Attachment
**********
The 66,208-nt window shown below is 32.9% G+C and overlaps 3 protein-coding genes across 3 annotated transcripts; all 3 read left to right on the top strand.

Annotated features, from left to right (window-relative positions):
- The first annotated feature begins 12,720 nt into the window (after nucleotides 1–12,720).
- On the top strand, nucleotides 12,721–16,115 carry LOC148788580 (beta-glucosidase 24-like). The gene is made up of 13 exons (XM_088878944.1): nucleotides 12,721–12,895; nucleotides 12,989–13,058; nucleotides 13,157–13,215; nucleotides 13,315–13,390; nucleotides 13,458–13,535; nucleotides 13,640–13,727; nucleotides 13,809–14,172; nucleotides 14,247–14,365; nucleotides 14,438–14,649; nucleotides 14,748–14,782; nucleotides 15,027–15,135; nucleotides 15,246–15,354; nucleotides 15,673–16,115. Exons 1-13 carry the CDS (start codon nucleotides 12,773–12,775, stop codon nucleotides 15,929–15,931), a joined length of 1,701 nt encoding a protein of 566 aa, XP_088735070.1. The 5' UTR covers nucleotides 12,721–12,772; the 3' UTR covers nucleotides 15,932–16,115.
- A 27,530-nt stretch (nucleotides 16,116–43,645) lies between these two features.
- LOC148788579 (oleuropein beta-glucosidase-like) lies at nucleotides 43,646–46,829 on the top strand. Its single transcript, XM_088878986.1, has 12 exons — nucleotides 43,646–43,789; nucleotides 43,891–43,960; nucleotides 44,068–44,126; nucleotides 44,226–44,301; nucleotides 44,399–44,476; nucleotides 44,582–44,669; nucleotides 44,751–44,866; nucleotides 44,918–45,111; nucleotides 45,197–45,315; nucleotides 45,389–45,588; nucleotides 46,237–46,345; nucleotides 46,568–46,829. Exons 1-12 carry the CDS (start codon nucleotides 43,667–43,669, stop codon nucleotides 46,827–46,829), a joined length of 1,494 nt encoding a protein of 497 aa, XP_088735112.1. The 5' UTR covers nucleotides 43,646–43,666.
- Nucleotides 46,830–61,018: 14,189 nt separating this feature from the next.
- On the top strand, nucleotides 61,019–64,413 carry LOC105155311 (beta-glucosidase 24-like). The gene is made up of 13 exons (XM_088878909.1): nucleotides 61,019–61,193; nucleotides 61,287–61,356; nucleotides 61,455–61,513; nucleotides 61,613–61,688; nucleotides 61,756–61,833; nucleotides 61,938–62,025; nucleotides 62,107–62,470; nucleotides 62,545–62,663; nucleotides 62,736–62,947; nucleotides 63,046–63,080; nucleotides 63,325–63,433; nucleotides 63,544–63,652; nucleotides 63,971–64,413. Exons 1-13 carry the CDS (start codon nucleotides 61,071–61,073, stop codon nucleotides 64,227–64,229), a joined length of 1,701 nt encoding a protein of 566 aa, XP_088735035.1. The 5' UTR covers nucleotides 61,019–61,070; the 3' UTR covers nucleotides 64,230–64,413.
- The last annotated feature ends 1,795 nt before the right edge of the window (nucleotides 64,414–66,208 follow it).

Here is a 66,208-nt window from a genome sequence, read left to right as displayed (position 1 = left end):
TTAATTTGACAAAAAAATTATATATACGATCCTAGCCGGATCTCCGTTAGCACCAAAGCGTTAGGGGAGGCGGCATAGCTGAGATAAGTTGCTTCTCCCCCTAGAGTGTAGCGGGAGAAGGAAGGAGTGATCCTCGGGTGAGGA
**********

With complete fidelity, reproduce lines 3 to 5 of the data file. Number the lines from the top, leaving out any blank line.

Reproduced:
- The first annotated feature begins 12,720 nt into the window (after nucleotides 1–12,720).
- On the top strand, nucleotides 12,721–16,115 carry LOC148788580 (beta-glucosidase 24-like). The gene is made up of 13 exons (XM_088878944.1): nucleotides 12,721–12,895; nucleotides 12,989–13,058; nucleotides 13,157–13,215; nucleotides 13,315–13,390; nucleotides 13,458–13,535; nucleotides 13,640–13,727; nucleotides 13,809–14,172; nucleotides 14,247–14,365; nucleotides 14,438–14,649; nucleotides 14,748–14,782; nucleotides 15,027–15,135; nucleotides 15,246–15,354; nucleotides 15,673–16,115. Exons 1-13 carry the CDS (start codon nucleotides 12,773–12,775, stop codon nucleotides 15,929–15,931), a joined length of 1,701 nt encoding a protein of 566 aa, XP_088735070.1. The 5' UTR covers nucleotides 12,721–12,772; the 3' UTR covers nucleotides 15,932–16,115.
- A 27,530-nt stretch (nucleotides 16,116–43,645) lies between these two features.